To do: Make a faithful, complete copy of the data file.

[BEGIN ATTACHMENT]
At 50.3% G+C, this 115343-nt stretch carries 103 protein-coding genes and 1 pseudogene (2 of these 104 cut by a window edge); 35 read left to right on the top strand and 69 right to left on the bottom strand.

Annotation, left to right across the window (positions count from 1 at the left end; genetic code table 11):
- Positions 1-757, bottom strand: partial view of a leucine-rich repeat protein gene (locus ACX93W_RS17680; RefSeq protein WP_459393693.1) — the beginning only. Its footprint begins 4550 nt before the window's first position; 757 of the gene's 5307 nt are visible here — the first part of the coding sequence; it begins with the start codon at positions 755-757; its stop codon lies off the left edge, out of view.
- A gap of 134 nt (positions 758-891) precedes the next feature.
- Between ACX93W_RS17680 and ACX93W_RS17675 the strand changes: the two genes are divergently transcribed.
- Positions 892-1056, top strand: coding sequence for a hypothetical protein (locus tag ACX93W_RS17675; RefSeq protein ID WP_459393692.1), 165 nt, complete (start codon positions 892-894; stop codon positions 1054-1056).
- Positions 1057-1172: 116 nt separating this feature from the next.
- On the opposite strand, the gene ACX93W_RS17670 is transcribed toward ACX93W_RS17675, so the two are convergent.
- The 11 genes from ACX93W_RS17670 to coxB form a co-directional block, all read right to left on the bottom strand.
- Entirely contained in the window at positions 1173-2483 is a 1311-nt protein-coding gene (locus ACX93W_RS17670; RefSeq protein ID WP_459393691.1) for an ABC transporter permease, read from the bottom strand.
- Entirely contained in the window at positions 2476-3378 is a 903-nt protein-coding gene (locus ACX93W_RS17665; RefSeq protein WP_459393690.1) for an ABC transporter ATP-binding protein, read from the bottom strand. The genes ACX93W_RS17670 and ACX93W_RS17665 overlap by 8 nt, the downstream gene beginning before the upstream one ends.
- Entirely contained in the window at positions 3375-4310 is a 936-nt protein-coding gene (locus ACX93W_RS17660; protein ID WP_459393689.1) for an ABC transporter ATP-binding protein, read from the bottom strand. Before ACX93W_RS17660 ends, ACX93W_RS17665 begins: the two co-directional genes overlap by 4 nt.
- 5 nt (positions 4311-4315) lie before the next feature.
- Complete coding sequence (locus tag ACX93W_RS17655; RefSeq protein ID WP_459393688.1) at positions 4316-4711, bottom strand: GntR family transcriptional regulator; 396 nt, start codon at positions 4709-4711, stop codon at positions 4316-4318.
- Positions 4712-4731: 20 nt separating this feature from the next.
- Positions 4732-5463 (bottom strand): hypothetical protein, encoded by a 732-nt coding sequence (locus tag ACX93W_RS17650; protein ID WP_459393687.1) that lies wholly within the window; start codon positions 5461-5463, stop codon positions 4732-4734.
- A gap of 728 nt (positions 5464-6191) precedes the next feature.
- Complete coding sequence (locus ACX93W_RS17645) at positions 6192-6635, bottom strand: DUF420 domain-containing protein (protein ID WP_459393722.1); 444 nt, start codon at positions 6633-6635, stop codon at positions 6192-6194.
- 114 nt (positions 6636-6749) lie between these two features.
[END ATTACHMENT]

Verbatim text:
At 50.3% G+C, this 115343-nt stretch carries 103 protein-coding genes and 1 pseudogene (2 of these 104 cut by a window edge); 35 read left to right on the top strand and 69 right to left on the bottom strand.

Annotation, left to right across the window (positions count from 1 at the left end; genetic code table 11):
- Positions 1-757, bottom strand: partial view of a leucine-rich repeat protein gene (locus ACX93W_RS17680; RefSeq protein WP_459393693.1) — the beginning only. Its footprint begins 4550 nt before the window's first position; 757 of the gene's 5307 nt are visible here — the first part of the coding sequence; it begins with the start codon at positions 755-757; its stop codon lies off the left edge, out of view.
- A gap of 134 nt (positions 758-891) precedes the next feature.
- Between ACX93W_RS17680 and ACX93W_RS17675 the strand changes: the two genes are divergently transcribed.
- Positions 892-1056, top strand: coding sequence for a hypothetical protein (locus tag ACX93W_RS17675; RefSeq protein ID WP_459393692.1), 165 nt, complete (start codon positions 892-894; stop codon positions 1054-1056).
- Positions 1057-1172: 116 nt separating this feature from the next.
- On the opposite strand, the gene ACX93W_RS17670 is transcribed toward ACX93W_RS17675, so the two are convergent.
- The 11 genes from ACX93W_RS17670 to coxB form a co-directional block, all read right to left on the bottom strand.
- Entirely contained in the window at positions 1173-2483 is a 1311-nt protein-coding gene (locus ACX93W_RS17670; RefSeq protein ID WP_459393691.1) for an ABC transporter permease, read from the bottom strand.
- Entirely contained in the window at positions 2476-3378 is a 903-nt protein-coding gene (locus ACX93W_RS17665; RefSeq protein WP_459393690.1) for an ABC transporter ATP-binding protein, read from the bottom strand. The genes ACX93W_RS17670 and ACX93W_RS17665 overlap by 8 nt, the downstream gene beginning before the upstream one ends.
- Entirely contained in the window at positions 3375-4310 is a 936-nt protein-coding gene (locus ACX93W_RS17660; protein ID WP_459393689.1) for an ABC transporter ATP-binding protein, read from the bottom strand. Before ACX93W_RS17660 ends, ACX93W_RS17665 begins: the two co-directional genes overlap by 4 nt.
- 5 nt (positions 4311-4315) lie before the next feature.
- Complete coding sequence (locus tag ACX93W_RS17655; RefSeq protein ID WP_459393688.1) at positions 4316-4711, bottom strand: GntR family transcriptional regulator; 396 nt, start codon at positions 4709-4711, stop codon at positions 4316-4318.
- Positions 4712-4731: 20 nt separating this feature from the next.
- Positions 4732-5463 (bottom strand): hypothetical protein, encoded by a 732-nt coding sequence (locus tag ACX93W_RS17650; protein ID WP_459393687.1) that lies wholly within the window; start codon positions 5461-5463, stop codon positions 4732-4734.
- A gap of 728 nt (positions 5464-6191) precedes the next feature.
- Complete coding sequence (locus ACX93W_RS17645) at positions 6192-6635, bottom strand: DUF420 domain-containing protein (protein ID WP_459393722.1); 444 nt, start codon at positions 6633-6635, stop codon at positions 6192-6194.
- 114 nt (positions 6636-6749) lie between these two features.